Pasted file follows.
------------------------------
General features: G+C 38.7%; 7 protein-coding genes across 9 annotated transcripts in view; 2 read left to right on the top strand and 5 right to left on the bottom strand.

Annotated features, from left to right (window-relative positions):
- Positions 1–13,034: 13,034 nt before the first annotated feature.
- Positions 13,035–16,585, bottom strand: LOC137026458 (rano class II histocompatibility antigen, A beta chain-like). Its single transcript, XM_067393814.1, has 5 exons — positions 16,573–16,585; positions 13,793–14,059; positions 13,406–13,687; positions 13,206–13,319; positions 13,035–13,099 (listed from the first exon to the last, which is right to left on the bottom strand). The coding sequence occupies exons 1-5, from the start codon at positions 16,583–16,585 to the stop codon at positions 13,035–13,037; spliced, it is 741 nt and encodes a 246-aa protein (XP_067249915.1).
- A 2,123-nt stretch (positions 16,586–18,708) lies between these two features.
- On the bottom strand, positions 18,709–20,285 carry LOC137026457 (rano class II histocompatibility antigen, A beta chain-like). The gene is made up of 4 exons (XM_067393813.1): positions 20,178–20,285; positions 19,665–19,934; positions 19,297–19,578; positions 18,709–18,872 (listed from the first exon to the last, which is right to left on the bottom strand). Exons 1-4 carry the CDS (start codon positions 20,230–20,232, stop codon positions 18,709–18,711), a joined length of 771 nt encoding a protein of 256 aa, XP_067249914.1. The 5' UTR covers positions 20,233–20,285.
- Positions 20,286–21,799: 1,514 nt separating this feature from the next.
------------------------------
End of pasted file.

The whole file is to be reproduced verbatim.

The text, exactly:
General features: G+C 38.7%; 7 protein-coding genes across 9 annotated transcripts in view; 2 read left to right on the top strand and 5 right to left on the bottom strand.

Annotated features, from left to right (window-relative positions):
- Positions 1–13,034: 13,034 nt before the first annotated feature.
- Positions 13,035–16,585, bottom strand: LOC137026458 (rano class II histocompatibility antigen, A beta chain-like). Its single transcript, XM_067393814.1, has 5 exons — positions 16,573–16,585; positions 13,793–14,059; positions 13,406–13,687; positions 13,206–13,319; positions 13,035–13,099 (listed from the first exon to the last, which is right to left on the bottom strand). The coding sequence occupies exons 1-5, from the start codon at positions 16,583–16,585 to the stop codon at positions 13,035–13,037; spliced, it is 741 nt and encodes a 246-aa protein (XP_067249915.1).
- A 2,123-nt stretch (positions 16,586–18,708) lies between these two features.
- On the bottom strand, positions 18,709–20,285 carry LOC137026457 (rano class II histocompatibility antigen, A beta chain-like). The gene is made up of 4 exons (XM_067393813.1): positions 20,178–20,285; positions 19,665–19,934; positions 19,297–19,578; positions 18,709–18,872 (listed from the first exon to the last, which is right to left on the bottom strand). Exons 1-4 carry the CDS (start codon positions 20,230–20,232, stop codon positions 18,709–18,711), a joined length of 771 nt encoding a protein of 256 aa, XP_067249914.1. The 5' UTR covers positions 20,233–20,285.
- Positions 20,286–21,799: 1,514 nt separating this feature from the next.